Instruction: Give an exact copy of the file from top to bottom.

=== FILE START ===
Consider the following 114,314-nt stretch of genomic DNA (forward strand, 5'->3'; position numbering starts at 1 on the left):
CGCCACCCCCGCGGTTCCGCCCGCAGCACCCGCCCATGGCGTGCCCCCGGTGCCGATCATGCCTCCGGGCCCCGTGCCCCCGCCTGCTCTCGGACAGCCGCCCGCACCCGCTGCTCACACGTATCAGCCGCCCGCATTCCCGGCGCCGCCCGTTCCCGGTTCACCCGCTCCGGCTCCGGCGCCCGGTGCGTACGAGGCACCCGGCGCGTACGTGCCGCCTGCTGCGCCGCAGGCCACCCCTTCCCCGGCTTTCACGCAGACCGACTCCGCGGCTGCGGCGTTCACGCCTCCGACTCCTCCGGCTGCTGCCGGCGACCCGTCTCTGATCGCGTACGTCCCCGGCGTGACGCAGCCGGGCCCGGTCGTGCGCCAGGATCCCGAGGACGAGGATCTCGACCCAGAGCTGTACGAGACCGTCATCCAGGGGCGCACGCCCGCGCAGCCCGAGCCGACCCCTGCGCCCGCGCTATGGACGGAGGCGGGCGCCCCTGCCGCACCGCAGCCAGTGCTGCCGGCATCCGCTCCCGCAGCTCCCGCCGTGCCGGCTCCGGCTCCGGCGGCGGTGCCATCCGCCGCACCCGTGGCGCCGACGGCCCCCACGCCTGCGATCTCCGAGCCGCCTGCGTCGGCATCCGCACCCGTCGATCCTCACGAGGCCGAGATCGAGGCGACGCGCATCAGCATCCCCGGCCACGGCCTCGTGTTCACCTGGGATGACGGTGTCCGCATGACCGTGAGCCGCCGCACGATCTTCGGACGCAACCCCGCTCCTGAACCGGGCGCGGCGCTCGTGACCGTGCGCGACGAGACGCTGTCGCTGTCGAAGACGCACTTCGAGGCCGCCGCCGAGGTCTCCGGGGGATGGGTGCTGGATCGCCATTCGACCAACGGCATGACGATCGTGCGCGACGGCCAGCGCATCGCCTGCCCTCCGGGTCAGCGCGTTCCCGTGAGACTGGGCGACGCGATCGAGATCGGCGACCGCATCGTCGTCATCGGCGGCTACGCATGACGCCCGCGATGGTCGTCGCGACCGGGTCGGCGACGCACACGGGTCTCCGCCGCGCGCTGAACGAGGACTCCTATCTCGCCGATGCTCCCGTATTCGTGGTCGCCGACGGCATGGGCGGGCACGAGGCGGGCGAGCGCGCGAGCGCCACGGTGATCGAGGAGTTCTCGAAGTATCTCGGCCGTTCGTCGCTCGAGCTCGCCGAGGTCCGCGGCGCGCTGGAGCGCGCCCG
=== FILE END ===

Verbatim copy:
Consider the following 114,314-nt stretch of genomic DNA (forward strand, 5'->3'; position numbering starts at 1 on the left):
CGCCACCCCCGCGGTTCCGCCCGCAGCACCCGCCCATGGCGTGCCCCCGGTGCCGATCATGCCTCCGGGCCCCGTGCCCCCGCCTGCTCTCGGACAGCCGCCCGCACCCGCTGCTCACACGTATCAGCCGCCCGCATTCCCGGCGCCGCCCGTTCCCGGTTCACCCGCTCCGGCTCCGGCGCCCGGTGCGTACGAGGCACCCGGCGCGTACGTGCCGCCTGCTGCGCCGCAGGCCACCCCTTCCCCGGCTTTCACGCAGACCGACTCCGCGGCTGCGGCGTTCACGCCTCCGACTCCTCCGGCTGCTGCCGGCGACCCGTCTCTGATCGCGTACGTCCCCGGCGTGACGCAGCCGGGCCCGGTCGTGCGCCAGGATCCCGAGGACGAGGATCTCGACCCAGAGCTGTACGAGACCGTCATCCAGGGGCGCACGCCCGCGCAGCCCGAGCCGACCCCTGCGCCCGCGCTATGGACGGAGGCGGGCGCCCCTGCCGCACCGCAGCCAGTGCTGCCGGCATCCGCTCCCGCAGCTCCCGCCGTGCCGGCTCCGGCTCCGGCGGCGGTGCCATCCGCCGCACCCGTGGCGCCGACGGCCCCCACGCCTGCGATCTCCGAGCCGCCTGCGTCGGCATCCGCACCCGTCGATCCTCACGAGGCCGAGATCGAGGCGACGCGCATCAGCATCCCCGGCCACGGCCTCGTGTTCACCTGGGATGACGGTGTCCGCATGACCGTGAGCCGCCGCACGATCTTCGGACGCAACCCCGCTCCTGAACCGGGCGCGGCGCTCGTGACCGTGCGCGACGAGACGCTGTCGCTGTCGAAGACGCACTTCGAGGCCGCCGCCGAGGTCTCCGGGGGATGGGTGCTGGATCGCCATTCGACCAACGGCATGACGATCGTGCGCGACGGCCAGCGCATCGCCTGCCCTCCGGGTCAGCGCGTTCCCGTGAGACTGGGCGACGCGATCGAGATCGGCGACCGCATCGTCGTCATCGGCGGCTACGCATGACGCCCGCGATGGTCGTCGCGACCGGGTCGGCGACGCACACGGGTCTCCGCCGCGCGCTGAACGAGGACTCCTATCTCGCCGATGCTCCCGTATTCGTGGTCGCCGACGGCATGGGCGGGCACGAGGCGGGCGAGCGCGCGAGCGCCACGGTGATCGAGGAGTTCTCGAAGTATCTCGGCCGTTCGTCGCTCGAGCTCGCCGAGGTCCGCGGCGCGCTGGAGCGCGCCCG